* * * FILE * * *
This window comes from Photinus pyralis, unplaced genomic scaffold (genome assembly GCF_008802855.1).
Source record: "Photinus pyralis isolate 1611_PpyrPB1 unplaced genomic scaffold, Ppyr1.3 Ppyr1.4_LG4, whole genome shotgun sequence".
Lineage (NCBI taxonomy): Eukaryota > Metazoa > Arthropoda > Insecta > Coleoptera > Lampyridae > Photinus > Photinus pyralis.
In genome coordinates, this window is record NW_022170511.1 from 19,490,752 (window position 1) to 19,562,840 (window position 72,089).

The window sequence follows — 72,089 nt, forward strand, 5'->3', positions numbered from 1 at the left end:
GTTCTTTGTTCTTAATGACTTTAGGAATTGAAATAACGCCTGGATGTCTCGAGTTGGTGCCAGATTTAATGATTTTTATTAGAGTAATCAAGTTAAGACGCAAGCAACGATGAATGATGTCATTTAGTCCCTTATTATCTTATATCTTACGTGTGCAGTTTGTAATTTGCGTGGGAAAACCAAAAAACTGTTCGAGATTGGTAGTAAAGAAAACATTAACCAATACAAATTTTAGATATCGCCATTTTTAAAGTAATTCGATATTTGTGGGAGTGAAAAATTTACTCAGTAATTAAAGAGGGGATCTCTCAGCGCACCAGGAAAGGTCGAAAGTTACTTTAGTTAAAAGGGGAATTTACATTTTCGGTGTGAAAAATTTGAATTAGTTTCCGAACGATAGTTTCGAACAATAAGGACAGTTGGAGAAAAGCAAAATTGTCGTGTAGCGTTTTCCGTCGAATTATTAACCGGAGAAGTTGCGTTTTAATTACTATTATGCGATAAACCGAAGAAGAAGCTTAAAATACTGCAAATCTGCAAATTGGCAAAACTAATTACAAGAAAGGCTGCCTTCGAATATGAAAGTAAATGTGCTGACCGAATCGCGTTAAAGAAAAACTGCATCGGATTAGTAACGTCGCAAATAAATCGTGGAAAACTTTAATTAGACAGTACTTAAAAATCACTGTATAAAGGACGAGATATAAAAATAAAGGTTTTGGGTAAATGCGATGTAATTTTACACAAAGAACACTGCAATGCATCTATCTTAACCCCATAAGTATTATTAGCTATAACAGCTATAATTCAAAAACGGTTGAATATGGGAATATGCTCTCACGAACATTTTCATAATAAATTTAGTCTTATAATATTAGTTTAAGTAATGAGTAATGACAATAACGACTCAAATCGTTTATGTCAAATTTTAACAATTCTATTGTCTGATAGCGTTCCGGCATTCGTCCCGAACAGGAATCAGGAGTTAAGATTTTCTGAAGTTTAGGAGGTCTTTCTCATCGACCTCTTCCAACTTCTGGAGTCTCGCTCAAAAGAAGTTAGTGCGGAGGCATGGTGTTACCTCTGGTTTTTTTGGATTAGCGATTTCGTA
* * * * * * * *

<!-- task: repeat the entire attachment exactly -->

This window comes from Photinus pyralis, unplaced genomic scaffold (genome assembly GCF_008802855.1).
Source record: "Photinus pyralis isolate 1611_PpyrPB1 unplaced genomic scaffold, Ppyr1.3 Ppyr1.4_LG4, whole genome shotgun sequence".
Lineage (NCBI taxonomy): Eukaryota > Metazoa > Arthropoda > Insecta > Coleoptera > Lampyridae > Photinus > Photinus pyralis.
In genome coordinates, this window is record NW_022170511.1 from 19,490,752 (window position 1) to 19,562,840 (window position 72,089).

The window sequence follows — 72,089 nt, forward strand, 5'->3', positions numbered from 1 at the left end:
GTTCTTTGTTCTTAATGACTTTAGGAATTGAAATAACGCCTGGATGTCTCGAGTTGGTGCCAGATTTAATGATTTTTATTAGAGTAATCAAGTTAAGACGCAAGCAACGATGAATGATGTCATTTAGTCCCTTATTATCTTATATCTTACGTGTGCAGTTTGTAATTTGCGTGGGAAAACCAAAAAACTGTTCGAGATTGGTAGTAAAGAAAACATTAACCAATACAAATTTTAGATATCGCCATTTTTAAAGTAATTCGATATTTGTGGGAGTGAAAAATTTACTCAGTAATTAAAGAGGGGATCTCTCAGCGCACCAGGAAAGGTCGAAAGTTACTTTAGTTAAAAGGGGAATTTACATTTTCGGTGTGAAAAATTTGAATTAGTTTCCGAACGATAGTTTCGAACAATAAGGACAGTTGGAGAAAAGCAAAATTGTCGTGTAGCGTTTTCCGTCGAATTATTAACCGGAGAAGTTGCGTTTTAATTACTATTATGCGATAAACCGAAGAAGAAGCTTAAAATACTGCAAATCTGCAAATTGGCAAAACTAATTACAAGAAAGGCTGCCTTCGAATATGAAAGTAAATGTGCTGACCGAATCGCGTTAAAGAAAAACTGCATCGGATTAGTAACGTCGCAAATAAATCGTGGAAAACTTTAATTAGACAGTACTTAAAAATCACTGTATAAAGGACGAGATATAAAAATAAAGGTTTTGGGTAAATGCGATGTAATTTTACACAAAGAACACTGCAATGCATCTATCTTAACCCCATAAGTATTATTAGCTATAACAGCTATAATTCAAAAACGGTTGAATATGGGAATATGCTCTCACGAACATTTTCATAATAAATTTAGTCTTATAATATTAGTTTAAGTAATGAGTAATGACAATAACGACTCAAATCGTTTATGTCAAATTTTAACAATTCTATTGTCTGATAGCGTTCCGGCATTCGTCCCGAACAGGAATCAGGAGTTAAGATTTTCTGAAGTTTAGGAGGTCTTTCTCATCGACCTCTTCCAACTTCTGGAGTCTCGCTCAAAAGAAGTTAGTGCGGAGGCATGGTGTTACCTCTGGTTTTTTTGGATTAGCGATTTCGTA